The government of Antigua and Barbuda mulls turning loss-making LIAT (LI, Antigua) into an "essential service" which would allow it to ban labour actions, Pointe FM Radio has reported.

"One of the changes we will make is the change to the law to make sure that LIAT becomes an essential service so that all the disruptions that have taken place in the past ... will come to an end because they are very costly and counterproductive," Prime Minister Gordon Browne said.

He further said that the Caribbean Development Bank clearly recommended restructuring the state-owned carrier rather than closing it down, despite heavy losses it has been incurring for a number of years.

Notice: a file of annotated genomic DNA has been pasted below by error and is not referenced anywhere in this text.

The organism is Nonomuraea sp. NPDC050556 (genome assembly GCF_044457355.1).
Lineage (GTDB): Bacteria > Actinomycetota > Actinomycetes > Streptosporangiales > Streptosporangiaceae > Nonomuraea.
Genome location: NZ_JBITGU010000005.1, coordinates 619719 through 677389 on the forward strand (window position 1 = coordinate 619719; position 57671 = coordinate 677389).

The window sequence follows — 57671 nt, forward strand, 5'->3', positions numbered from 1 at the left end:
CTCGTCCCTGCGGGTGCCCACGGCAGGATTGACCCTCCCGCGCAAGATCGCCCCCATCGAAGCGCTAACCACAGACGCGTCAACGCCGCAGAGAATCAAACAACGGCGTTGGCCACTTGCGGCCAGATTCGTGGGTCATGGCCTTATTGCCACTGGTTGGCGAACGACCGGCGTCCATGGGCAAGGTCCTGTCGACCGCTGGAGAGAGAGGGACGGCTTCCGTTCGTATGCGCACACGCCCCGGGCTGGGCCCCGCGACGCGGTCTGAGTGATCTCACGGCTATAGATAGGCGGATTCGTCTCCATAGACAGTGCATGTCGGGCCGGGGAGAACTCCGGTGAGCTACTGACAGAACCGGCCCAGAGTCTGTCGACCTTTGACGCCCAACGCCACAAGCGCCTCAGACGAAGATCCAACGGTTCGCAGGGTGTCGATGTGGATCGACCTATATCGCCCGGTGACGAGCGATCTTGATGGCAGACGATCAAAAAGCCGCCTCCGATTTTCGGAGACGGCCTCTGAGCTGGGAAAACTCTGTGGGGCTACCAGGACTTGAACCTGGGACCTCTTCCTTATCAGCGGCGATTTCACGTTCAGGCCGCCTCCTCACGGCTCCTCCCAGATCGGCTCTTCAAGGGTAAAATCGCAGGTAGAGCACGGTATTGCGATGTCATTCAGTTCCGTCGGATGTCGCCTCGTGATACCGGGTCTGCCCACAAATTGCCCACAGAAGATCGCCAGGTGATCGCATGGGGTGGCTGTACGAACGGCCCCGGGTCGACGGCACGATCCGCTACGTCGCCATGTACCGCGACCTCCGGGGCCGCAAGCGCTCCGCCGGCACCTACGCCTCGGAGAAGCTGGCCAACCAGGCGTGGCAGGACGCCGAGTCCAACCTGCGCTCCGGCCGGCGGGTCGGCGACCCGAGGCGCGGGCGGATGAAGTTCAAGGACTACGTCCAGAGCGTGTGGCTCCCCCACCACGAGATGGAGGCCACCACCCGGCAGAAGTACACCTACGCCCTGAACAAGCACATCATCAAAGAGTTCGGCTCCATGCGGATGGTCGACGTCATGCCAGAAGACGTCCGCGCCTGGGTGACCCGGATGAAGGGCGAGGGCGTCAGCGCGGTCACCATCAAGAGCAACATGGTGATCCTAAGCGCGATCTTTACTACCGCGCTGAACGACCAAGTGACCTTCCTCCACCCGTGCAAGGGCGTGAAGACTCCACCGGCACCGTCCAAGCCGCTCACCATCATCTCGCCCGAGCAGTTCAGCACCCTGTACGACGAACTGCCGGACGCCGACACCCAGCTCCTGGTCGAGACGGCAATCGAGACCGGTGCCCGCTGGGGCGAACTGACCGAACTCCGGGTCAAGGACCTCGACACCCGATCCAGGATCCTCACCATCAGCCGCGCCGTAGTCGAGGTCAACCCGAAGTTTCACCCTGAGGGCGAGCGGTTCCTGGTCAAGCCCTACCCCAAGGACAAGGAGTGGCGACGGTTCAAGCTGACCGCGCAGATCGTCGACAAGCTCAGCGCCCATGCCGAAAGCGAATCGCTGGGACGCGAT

Last year, the governments of Antigua and Barbuda, Barbados, and Saint Vincent and the Grenadines agreed to jointly provide USD7 million loan to the regional airline. While Dominica also theoretically agreed to partake in the loan, it was later exempted from contributing due to the damage caused to it by Hurricane Maria. The four countries are LIAT's main shareholders.

In 2018, Grenada and Saint Lucia also agreed to participate in funding the airline with an undisclosed contribution, while Saint Kitts and Nevis refused to do so.

LIAT currently operates five ATR42-600s and five ATR72-600s operating across the Caribbean from its bases at Antigua, Bridgetown, and Port of Spain.